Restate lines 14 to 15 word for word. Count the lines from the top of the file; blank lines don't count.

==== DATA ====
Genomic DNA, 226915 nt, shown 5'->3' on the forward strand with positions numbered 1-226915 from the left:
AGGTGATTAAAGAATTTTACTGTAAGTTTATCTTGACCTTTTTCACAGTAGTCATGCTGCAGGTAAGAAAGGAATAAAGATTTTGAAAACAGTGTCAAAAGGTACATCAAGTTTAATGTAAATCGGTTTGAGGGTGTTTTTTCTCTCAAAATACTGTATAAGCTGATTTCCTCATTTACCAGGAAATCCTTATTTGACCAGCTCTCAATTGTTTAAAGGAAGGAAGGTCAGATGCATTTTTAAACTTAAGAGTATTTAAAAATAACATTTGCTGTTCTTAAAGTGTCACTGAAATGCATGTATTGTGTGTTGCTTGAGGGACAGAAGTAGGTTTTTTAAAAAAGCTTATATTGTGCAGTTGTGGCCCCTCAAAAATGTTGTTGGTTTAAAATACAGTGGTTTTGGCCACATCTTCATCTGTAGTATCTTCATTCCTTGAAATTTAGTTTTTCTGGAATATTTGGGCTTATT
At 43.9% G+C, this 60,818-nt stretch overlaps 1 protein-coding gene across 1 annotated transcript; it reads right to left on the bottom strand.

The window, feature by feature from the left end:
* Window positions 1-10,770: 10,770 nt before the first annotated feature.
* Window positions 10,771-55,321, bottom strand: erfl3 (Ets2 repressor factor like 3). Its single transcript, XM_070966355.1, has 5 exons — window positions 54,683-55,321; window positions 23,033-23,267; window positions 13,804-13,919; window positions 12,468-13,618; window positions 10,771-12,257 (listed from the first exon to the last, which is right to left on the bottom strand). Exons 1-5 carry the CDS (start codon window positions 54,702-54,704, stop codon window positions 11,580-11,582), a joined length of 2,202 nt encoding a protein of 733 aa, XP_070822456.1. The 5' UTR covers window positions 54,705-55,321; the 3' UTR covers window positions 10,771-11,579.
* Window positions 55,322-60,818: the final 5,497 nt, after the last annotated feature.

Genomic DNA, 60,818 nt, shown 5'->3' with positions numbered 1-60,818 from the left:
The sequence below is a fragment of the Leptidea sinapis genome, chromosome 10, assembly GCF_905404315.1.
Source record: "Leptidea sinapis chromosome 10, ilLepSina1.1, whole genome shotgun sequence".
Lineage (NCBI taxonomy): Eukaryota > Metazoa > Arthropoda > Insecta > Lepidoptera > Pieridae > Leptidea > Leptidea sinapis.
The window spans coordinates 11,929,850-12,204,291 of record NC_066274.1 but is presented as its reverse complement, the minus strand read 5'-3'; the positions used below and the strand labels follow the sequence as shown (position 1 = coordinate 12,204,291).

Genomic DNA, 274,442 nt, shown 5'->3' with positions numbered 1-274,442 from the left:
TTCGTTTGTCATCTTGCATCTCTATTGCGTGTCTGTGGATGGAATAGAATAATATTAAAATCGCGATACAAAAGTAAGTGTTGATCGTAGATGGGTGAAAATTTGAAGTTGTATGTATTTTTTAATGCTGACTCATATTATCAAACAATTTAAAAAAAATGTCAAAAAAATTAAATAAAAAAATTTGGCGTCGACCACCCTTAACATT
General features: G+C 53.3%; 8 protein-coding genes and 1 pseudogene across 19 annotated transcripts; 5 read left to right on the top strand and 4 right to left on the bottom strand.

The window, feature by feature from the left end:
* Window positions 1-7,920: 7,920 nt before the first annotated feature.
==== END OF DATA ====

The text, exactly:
TTCGTTTGTCATCTTGCATCTCTATTGCGTGTCTGTGGATGGAATAGAATAATATTAAAATCGCGATACAAAAGTAAGTGTTGATCGTAGATGGGTGAAAATTTGAAGTTGTATGTATTTTTTAATGCTGACTCATATTATCAAACAATTTAAAAAAAATGTCAAAAAAATTAAATAAAAAAATTTGGCGTCGACCACCCTTAACATT
General features: G+C 53.3%; 8 protein-coding genes and 1 pseudogene across 19 annotated transcripts; 5 read left to right on the top strand and 4 right to left on the bottom strand.